An essay by Martin Kemp in the April 13 issue of Nature takes note of the symbolism of ostrich eggs in classical myth and medieval Christian art. The ostrich was called the camel-sparrow by the ancients. It was believed the bird could incubate its eggs by staring at them -- this at a time when vision was thought to involve emanations from the eye. Christian writers and artists used the ostrich egg to remind worshippers to keep their eyes fixed firmly on Christ.
All of which reminds me of a wonderful poem about the ostrich by a favorite poet of mine, Marianne Moore. 'He "Digesteth Harde Yron"' is a rich meditation on our relationship with animals, and by extenson with the natural world. The heart of the poem is the line "The power of the visible is the invisible." I've never been quite sure what Moore was getting at here, but I think her message is rather like that of Antoine de Saint-Exupery's Little Prince: "What makes the desert beautiful is that somewhere it hides a well."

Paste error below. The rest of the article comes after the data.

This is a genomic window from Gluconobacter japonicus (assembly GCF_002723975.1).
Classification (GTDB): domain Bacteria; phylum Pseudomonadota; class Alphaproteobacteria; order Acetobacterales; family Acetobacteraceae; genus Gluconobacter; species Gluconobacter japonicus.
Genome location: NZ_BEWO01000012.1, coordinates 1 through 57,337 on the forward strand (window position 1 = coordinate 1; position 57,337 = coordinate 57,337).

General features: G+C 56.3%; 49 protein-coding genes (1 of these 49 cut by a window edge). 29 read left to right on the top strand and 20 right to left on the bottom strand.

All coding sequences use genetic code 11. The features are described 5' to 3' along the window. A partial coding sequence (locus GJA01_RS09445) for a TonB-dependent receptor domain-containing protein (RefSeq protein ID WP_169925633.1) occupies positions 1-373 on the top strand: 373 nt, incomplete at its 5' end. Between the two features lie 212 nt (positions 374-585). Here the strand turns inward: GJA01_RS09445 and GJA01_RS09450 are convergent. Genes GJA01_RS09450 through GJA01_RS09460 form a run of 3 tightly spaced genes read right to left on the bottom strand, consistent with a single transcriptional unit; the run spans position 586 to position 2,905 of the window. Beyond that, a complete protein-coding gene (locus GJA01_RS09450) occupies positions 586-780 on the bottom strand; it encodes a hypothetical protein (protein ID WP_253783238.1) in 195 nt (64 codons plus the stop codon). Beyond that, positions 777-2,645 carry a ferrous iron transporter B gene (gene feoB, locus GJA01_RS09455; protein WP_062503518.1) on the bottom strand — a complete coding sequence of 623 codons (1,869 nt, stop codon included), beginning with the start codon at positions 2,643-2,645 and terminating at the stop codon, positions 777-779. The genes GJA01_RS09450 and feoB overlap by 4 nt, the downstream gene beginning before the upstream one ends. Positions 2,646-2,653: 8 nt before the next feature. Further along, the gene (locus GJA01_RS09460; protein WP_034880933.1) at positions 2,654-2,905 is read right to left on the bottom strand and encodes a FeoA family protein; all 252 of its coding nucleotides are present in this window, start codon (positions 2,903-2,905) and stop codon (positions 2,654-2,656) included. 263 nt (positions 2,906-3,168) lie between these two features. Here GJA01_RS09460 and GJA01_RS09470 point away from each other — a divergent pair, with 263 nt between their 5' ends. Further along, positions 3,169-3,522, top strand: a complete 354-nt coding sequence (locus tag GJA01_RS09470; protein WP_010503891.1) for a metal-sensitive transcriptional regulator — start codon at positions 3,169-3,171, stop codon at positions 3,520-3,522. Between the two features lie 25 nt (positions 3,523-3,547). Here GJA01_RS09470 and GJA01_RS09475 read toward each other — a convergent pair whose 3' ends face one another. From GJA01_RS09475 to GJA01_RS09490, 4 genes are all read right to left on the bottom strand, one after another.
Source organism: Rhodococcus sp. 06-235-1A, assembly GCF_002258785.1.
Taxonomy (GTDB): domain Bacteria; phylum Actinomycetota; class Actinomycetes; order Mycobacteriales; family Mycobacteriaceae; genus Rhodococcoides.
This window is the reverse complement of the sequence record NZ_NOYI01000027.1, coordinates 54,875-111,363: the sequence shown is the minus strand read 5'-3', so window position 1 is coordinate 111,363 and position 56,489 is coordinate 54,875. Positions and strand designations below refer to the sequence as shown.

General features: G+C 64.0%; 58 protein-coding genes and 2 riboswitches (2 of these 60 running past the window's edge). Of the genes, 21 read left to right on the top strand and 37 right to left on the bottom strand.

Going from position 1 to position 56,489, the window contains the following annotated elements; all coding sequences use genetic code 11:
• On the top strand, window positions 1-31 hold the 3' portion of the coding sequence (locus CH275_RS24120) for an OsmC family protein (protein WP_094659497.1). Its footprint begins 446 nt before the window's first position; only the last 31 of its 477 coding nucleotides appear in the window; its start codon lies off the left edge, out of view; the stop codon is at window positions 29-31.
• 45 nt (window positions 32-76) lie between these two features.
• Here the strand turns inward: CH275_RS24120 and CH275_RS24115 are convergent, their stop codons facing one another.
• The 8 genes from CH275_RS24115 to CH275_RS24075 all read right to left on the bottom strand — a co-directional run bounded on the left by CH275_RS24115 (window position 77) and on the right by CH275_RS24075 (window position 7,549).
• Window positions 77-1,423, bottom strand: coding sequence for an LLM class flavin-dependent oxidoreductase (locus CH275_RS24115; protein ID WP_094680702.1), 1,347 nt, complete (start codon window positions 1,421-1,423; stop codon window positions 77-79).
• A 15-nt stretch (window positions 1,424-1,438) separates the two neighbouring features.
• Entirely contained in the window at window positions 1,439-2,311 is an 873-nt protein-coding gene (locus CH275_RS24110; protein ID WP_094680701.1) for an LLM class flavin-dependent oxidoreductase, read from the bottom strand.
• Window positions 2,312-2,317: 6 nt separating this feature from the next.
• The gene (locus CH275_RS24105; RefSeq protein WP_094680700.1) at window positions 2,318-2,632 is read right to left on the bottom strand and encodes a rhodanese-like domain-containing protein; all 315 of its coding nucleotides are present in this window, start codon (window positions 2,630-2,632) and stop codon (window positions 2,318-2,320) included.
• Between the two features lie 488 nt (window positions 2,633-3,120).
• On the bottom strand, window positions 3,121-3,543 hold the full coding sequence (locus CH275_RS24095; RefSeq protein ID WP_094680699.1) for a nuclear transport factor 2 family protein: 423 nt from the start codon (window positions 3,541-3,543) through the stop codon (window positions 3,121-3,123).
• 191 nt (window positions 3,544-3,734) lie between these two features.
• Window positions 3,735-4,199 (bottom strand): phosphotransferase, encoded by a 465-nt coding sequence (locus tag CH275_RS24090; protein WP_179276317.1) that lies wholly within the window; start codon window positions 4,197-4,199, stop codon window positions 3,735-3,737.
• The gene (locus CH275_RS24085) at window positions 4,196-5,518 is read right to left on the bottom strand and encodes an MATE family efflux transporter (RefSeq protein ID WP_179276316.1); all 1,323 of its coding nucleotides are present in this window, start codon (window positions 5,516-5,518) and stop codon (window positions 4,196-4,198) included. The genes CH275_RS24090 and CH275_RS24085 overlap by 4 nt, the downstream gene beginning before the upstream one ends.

We celebrate on this site the reliable knowledge of science, living gorgeously in the sensual, but we know too that what makes the world beautiful is something that eludes the empiricist. This is not to admit the supernatural, only to affirm that the complexity of the world so far (and perhaps forever) eludes the limitations of our senses and mental powers. Even as we celebrate what human ingenuity has expressed through the artifice of natural law, we know too there is something that might be loosely called "brute courage" that resides unexpressed and possibly inexpressible in every star, every atom, and, of course, every "alert gargantuan little-winged, magnificently speedy running-bird." To admit the inexpressible into our lives is not superstition but humility.
(And, yes, my phoebe produced a second small white egg, on schedule, one a day. I can expect two or three more over the weekend. Then the sit.)